Goldfinch by Donna Tart (whenever my husband finishes it!)


All the Bright Places by Jennifer Niven




At School
Our Endless Numbered Days by Claire Fuller



Book Scavenger by Jennifer Chambliss Bertman



The Son of Neptune by Rick Riordan


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Tuesday, October 6, 2015

Character Spotlight: Colleen Rowley from Conversion

Colleen Rowley
Conversion
by Katherine Howe

Colleen Rowley is your average high school senior--except she has everything riding on being valedictorian in an elite all girls high school, St. Joan's Academy.  Her life is centered on her grades.  She obsesses over her GPA and is constantly judging where she thinks the others girls in her class are in regards to their GPA and college acceptances.  She's so hung up on this, she makes snide comments about her friends as well--but it's always centered around her perception of their seriousness of getting into college and how good their GPA is.  She also never voices this out loud to anyone.  However, she's somewhat judgmental and very self-absorbed.

Although it's obvious to everyone (even the reader), Colleen completely misses the fact that her "best friend" is going through some serious issues.  She's so wrapped up in her own world of getting into an ivy league school that she's clueless to what's going on.  In fact, she seems pretty clueless to a lot of things and comes off as naive--despite her intelligence.

Despite these negative qualities, Colleen isn't a bad person.  She's a flawed character and one who is easy to like.  You genuinely want her to well and get the grade she's desperately trying to achieve as well as get into her school and also help her friends in this crazy drama that's unfolding at her school.  She does care about them, but she has a lot of growing up to do, too.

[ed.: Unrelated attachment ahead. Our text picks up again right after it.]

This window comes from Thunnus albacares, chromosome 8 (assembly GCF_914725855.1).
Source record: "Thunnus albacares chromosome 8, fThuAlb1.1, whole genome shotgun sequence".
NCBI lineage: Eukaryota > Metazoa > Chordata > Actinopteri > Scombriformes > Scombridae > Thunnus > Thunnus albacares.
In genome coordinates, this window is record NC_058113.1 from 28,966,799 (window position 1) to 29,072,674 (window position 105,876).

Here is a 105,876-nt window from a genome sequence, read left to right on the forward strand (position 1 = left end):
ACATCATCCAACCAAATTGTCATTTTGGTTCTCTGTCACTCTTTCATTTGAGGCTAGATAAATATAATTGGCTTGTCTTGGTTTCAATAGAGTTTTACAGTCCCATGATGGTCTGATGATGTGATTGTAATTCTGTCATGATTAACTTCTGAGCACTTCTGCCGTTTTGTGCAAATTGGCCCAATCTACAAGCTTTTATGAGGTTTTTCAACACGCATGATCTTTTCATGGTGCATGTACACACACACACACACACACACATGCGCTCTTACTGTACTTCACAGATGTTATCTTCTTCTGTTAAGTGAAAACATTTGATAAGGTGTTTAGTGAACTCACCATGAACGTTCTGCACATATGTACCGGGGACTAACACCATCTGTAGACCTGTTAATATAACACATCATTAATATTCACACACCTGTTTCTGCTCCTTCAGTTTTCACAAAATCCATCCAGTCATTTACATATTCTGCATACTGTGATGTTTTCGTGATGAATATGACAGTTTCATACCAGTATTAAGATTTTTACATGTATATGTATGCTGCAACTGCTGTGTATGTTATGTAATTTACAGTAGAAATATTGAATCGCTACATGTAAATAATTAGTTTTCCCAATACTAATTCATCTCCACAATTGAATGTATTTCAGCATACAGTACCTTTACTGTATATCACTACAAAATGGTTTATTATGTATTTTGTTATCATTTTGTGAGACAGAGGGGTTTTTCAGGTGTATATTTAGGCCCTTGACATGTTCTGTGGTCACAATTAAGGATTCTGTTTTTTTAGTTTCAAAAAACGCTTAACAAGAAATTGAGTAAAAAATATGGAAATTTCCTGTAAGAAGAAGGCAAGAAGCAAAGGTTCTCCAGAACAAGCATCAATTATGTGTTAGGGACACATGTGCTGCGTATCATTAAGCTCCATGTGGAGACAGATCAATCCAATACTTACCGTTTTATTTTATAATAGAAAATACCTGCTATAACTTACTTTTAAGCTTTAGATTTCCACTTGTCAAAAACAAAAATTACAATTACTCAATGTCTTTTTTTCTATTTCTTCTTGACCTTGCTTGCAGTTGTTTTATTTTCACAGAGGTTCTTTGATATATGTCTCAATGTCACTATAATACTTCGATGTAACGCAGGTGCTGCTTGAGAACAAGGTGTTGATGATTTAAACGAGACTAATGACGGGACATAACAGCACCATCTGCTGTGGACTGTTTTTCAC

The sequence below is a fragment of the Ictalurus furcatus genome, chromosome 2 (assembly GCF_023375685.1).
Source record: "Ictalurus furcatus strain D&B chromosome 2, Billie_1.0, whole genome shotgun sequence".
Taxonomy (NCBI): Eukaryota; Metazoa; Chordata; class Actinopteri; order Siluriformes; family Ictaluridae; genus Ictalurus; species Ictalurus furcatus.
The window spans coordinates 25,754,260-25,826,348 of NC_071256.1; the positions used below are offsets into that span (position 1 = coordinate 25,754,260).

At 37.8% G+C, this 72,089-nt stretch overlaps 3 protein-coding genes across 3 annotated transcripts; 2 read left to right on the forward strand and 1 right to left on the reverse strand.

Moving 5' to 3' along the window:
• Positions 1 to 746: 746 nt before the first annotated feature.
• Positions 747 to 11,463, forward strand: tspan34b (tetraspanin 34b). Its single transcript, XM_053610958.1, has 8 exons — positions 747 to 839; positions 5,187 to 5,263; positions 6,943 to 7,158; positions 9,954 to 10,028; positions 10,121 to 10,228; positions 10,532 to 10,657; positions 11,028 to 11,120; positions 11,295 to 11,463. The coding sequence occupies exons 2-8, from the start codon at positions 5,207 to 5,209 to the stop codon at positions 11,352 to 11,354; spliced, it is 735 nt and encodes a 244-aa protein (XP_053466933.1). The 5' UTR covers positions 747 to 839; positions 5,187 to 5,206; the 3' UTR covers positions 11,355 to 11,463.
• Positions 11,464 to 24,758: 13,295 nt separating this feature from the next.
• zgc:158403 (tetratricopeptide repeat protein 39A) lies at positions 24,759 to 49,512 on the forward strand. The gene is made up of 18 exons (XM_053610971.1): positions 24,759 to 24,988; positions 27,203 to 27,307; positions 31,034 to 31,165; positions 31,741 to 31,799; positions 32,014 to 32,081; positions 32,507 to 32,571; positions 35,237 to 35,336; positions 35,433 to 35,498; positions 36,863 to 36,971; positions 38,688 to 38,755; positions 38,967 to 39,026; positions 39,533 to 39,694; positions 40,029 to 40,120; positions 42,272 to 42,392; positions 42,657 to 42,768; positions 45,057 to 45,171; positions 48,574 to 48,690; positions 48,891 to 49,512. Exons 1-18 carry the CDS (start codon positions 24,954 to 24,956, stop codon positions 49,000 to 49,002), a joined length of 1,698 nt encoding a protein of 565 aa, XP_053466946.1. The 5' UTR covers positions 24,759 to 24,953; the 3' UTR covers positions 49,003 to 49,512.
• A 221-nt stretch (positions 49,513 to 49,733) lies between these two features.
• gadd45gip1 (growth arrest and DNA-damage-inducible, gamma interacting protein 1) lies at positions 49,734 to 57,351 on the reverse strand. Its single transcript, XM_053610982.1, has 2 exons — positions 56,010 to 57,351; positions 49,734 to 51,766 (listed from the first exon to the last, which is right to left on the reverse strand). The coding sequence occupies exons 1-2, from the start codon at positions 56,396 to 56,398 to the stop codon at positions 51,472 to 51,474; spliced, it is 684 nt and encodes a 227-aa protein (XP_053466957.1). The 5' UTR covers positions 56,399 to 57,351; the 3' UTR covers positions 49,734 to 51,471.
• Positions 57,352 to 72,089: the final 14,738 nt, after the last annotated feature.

Check out my review of Conversion here.

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Sunday, October 4, 2015

Sunday Status: Circus Mirandus

Sunday Status is a weekly (ish) post where I let you know what I'm reading.  I'll usually share a quote from the page I'm currently on and let you know how it's going. 


Well, I have definitely NOT been productive in the reading realm this week.  I had tests and responses that have kept me pretty busy since Wednesday.  Add in relatives visiting this weekend and I'm still not finished grading and it's 10:00 pm on a Sunday night.  

Therefore, I'm still reading Circus Mirandus because my time at school to read has been filled with student conferences and grading.  I hated grading during our reading time (see why here!), but it was the only way to keep myself afloat this past week.  Next week I'll do better!


Circus Mirandus 
Cassie Beasley
Dial Books, 2015
Source: purchased

"But, he hadn't though the Lightbender would be the sort of person who fidgeted (175)."

The Lightbender is a mysterious character so far and I'm eager to find out more about who he is and exactly what he does.

As I said last week, Circus Mirandus reminds a bit of Harry Potter, however the resemblance is fading somewhat.  I'm definitely interested in seeing where this story leads us because I think it will be different.  There's already some mystery tied up in Micah's family history and a little danger present.




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Thursday, October 1, 2015

Book Review: See You At Harry's

See You At Harry's